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Discussion Starter · #1 ·
I just installed a set of Koni's with Todd's V2 Caster Camber plates. I have the Camber set to minimum, and the ride height is at about 14" hub to fender. There's so much toe in that the car is basically undriveable. Has anyone used this setup before with stock Tie Rods? I can't use aftermarket Tie Rods or Steering arms per SCCA STF autocross class rules. Does anyone know if raising the ride height would create more toe in, or less? I'm hoping I don't have to ditch these plates, but since the caster is fixed at Max, I don't know if there's any way around this.
 

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given the placement of the steering rack (above the level of the arms on the strut), lowering the car will cause toe in right up until the car is so low as to make the steering rack below the height of the arms on the strut. At which point lowering the car more would start to reduce toe in, though I doubt the car can be lowered that much....

Given that, you will most likely see the car reduce toe in as you raise the right height in your case. *and really, if you are using your car for competition you should only be lowering the car ~1 to 1.5 inches lower than stock.
 

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Discussion Starter · #3 ·
What's crazy, is that I have a stock base RSX at my work parked next to my car. The steering arms are pointed down towards the center of the car (steering rack) on the stock car, in almost the same fashion as mine (at 14" hub to fender). Initially my ride height was at 15.25" in front, which is acutally higher than stock, and the steering arms were level with the rack. The increased caster of the Todd's plates has moved the steering arm back significantly, I believe compounding the effects.

Has anyone been able to successfully use Todd's plates with stock tie rod's and achieve zero toe?
 

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I may have that backwards then. been a while since I've been under my car.


Looks like the design is setup to cause toe out on compression and toe in on extension. (given the arms move in an arc).
 

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Discussion Starter · #6 ·
I was able to get slight toe out on mine now as well. Minimum Camber, max Caster. I'll probably use camber bolts to try to get at least some camber, but for now, the car is at least driveable.
 

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The added caster reduces you ackerman effect of the tie rods. In stock form, with the wheels straight, your tie rods are pointed toward the front of the car. This produces the ackerman effect as you turn, the inside tie rod essentially follows a more agressive sweep than the outside tie rod, causing the inside wheel to turn more than the outside, creating your ackerman angle.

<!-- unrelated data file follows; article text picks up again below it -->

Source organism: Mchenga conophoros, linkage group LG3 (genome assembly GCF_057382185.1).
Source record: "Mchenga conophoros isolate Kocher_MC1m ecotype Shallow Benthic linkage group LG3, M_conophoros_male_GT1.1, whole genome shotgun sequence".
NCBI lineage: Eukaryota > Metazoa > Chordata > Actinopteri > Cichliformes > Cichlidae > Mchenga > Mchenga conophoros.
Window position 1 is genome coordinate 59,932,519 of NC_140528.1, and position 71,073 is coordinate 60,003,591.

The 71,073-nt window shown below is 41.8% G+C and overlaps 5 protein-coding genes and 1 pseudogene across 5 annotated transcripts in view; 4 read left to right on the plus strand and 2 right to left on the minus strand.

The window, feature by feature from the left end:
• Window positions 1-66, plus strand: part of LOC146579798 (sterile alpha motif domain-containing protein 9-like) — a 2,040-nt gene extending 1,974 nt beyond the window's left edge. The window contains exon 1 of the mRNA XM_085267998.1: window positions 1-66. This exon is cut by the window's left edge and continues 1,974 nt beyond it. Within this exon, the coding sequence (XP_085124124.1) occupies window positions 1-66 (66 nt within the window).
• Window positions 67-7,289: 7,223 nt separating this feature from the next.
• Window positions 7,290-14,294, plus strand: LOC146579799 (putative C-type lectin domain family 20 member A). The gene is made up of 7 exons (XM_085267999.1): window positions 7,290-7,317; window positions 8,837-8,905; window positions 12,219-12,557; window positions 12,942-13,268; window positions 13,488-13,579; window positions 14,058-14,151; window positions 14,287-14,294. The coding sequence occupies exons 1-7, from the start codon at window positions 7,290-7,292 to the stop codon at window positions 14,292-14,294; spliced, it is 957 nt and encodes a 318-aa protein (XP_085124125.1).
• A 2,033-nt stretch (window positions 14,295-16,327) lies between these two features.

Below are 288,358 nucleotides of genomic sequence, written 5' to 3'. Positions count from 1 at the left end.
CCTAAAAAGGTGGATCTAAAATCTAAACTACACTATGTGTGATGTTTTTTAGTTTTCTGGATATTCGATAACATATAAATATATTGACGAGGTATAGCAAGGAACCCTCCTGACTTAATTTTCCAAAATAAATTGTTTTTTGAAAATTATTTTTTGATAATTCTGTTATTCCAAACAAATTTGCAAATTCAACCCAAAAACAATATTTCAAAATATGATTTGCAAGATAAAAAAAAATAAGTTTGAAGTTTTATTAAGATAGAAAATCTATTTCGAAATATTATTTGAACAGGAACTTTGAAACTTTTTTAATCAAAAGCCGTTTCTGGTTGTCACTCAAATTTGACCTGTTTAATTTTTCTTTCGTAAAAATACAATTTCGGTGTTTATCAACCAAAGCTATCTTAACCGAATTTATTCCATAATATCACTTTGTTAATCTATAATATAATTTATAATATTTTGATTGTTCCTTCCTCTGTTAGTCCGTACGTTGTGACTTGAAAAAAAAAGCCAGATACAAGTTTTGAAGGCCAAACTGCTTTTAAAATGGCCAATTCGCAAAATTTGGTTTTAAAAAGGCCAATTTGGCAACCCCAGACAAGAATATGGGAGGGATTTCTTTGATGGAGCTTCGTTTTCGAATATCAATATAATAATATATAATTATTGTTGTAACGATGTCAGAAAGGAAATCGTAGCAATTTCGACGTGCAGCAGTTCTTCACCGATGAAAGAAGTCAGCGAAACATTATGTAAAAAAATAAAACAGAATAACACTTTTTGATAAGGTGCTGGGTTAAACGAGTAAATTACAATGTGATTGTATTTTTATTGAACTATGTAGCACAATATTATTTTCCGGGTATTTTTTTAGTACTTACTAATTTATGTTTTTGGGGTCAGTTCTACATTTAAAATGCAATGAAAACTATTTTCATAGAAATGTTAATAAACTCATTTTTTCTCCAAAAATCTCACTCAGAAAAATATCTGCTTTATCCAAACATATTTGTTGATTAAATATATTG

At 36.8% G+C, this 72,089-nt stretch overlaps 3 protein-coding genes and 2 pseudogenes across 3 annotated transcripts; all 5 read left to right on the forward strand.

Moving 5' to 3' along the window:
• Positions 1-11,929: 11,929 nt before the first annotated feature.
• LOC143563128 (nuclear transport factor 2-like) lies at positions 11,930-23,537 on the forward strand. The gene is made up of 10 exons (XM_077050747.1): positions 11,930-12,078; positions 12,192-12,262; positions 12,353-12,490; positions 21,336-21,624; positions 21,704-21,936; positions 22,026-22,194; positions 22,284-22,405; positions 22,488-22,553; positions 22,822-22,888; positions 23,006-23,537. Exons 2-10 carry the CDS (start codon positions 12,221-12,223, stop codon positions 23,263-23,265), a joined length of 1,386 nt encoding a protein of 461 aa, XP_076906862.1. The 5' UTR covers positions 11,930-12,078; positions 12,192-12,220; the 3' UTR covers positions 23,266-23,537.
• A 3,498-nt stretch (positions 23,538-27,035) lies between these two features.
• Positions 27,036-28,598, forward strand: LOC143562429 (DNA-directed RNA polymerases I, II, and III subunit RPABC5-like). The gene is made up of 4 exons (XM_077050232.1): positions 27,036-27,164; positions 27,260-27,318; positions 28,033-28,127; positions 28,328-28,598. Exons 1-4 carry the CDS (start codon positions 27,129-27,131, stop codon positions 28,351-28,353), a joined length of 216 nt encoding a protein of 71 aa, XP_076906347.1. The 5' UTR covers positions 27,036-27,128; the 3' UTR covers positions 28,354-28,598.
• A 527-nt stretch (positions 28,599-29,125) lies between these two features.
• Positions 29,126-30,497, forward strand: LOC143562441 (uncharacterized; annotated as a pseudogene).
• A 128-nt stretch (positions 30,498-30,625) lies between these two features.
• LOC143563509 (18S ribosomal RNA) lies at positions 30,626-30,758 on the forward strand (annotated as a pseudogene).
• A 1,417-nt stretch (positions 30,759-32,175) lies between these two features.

When you tilt the strut back to add caster, your tie rods are almost straight, or pretty much straight as an arrow, or perpendicular to the center line of the car. This means they are "longer" because they are not yet tucking into their horizontal sweep. this combined with some added camber could be most of your issue. Im not sure if the V2 hats max out full positive camber in center of the strut tower like stock or not. I have V1 and you cant get back to factory camber, youre stuck adding at least -1* even in max positive setting.

Not sure that being lowered any kind of reasonable amount on a stock length strut will cause toe in, since the factory arm is mounted so high you should have a decent vertical angle on the tie rods.

You can get away with trimming some material off both the tie rod end, and tie rod itself to get some more room for adjustment.
 

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Discussion Starter · #8 ·
I ran the last event of the season with the car. The alignment was just about to 0 toe in front, -1* Camber. Ride height was at about 14" from center of the hub to the fender in front. The car was all over the bump stops (450 lb/in springs, Koni 8611 1257 inserts in stock struts). The front tires took an absolute beating. I'm going to have to get more camber or I'm going to cord the tires every two to three events (2 driver car). The Todd's plates were as full (+) as they would go. I'm going to install a pair of camber bolts in each front strut and see how much camber I can get. I've also gone up to a 12k front spring, and to 32k rear springs, so there should be much, much less roll. Just hoping the car doesn't turn into a skateboard and slide all over the place.
 

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I ran the last event of the season with the car. The alignment was just about to 0 toe in front, -1* Camber. Ride height was at about 14" from center of the hub to the fender in front. The car was all over the bump stops (450 lb/in springs, Koni 8611 1257 inserts in stock struts). The front tires took an absolute beating. I'm going to have to get more camber or I'm going to cord the tires every two to three events (2 driver car). The Todd's plates were as full (+) as they would go. I'm going to install a pair of camber bolts in each front strut and see how much camber I can get. I've also gone up to a 12k front spring, and to 32k rear springs, so there should be much, much less roll. Just hoping the car doesn't turn into a skateboard and slide all over the place.

If you are hitting the bump stops... no amount of added camber is going to help you. You need to either raise the car up or increase roll resistance.
 
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